To take one example, the report asked about the size of the Methodist Church’s trustee body. We need to ensure that we comply - and demonstrate compliance - with our obligations as a charity. Expectations of charities have become clearer (some might say more onerous) in recent years and we need to explore if a body the size of the Conference (which has 306 members and only meets once a year) can effectively meet those expectations. However, it is not just a question about compliance as a charity. We also need to ensure that our oversight bodies are appropriately representative and that they offer an effective model of conferring to enable the church to fulfil its calling. Therefore, this work is being done in parallel to the work on the review of the constitution, function and inter-relationship of all Connexional committees.

The conversations about the Conference (the Connexion’s Trustee body) are paralleled by conversations about local churches. The report asked for the minimum size of a church to be reviewed. At present, as few as six members can continue to maintain a local church with its own council. This creates burdens for those members and can leave a Circuit with multiple small decision-making bodies. The Conference asked every Circuit ‘to review the number of Church Councils in the Circuit and encourages Church Councils to work together to determine the best way of working to achieve the minimum number of trustee bodies necessary to fulfil its calling.’

These key areas of work involve the Law and Polity Committee, the Faith and Order Committee, and the Strategy and Resources Committee; conversations are now in train between those three bodies, the Methodist Council, and groups, which the Conference established for the purpose. These conversations should ensure that we are faithful to who we are whilst finding better ways of working. We are thinking about how our structures enable our relatedness, participation and conferring (which is how we have sought God’s will) as we look for ways to provide opportunities to lessen the burden and release energy.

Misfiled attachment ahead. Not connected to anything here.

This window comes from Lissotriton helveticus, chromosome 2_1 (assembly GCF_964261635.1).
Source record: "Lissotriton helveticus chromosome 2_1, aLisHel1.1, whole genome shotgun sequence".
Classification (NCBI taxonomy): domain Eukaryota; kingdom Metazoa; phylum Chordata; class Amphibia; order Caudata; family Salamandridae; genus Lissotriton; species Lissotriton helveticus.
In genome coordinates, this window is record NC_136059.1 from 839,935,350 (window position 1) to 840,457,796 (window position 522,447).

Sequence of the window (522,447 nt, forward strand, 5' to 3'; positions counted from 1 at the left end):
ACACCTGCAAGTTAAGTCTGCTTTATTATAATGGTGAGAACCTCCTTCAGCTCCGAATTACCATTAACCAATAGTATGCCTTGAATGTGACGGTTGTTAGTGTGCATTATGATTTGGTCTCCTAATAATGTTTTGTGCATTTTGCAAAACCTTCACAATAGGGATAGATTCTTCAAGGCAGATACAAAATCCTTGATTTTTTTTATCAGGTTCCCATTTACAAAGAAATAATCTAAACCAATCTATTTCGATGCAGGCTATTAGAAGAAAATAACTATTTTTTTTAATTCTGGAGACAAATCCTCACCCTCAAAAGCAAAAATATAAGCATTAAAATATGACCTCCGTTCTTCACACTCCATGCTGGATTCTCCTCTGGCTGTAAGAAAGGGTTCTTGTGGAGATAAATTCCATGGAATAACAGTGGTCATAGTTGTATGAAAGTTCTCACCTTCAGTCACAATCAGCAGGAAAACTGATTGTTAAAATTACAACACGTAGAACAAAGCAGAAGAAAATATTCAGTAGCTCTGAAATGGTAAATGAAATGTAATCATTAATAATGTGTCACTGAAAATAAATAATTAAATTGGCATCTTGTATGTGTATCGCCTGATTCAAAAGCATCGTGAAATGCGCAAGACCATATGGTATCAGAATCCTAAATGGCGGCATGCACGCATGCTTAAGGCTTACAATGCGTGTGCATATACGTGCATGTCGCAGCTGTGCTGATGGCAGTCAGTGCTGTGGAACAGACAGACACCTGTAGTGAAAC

In all this, the Conference asked us to be mindful of the concerns of equality, diversity, and inclusion. With a clear focus on training and equipping those who make decisions, we are not only increasing our ability to demonstrate our compliance with charity regulations but also looking for ways to widen participation in our decision-making structures so that those structures better reflect the diversity of Christ’s Church.

In short, this is a moment of opportunity. The hope of those who are charged with taking this much needed work forward is that it will bring transparency, greater opportunities for service in mission, and means of developing the better use of all our gifts and graces. The outcome will not only shape what we do but also indicate who we are for years to come.

With that in mind, the Conference was keen that all who wished should have an opportunity to contribute to the conversations. The report can be found here.

 I hope that it will be widely discussed around the Connexion and any responses can be sent to SoC@methodistchurch.org.uk

The Revd Dr Jonathan Hustler, Secretary of the Conference

 

This article first appeared in the Methodist Recorder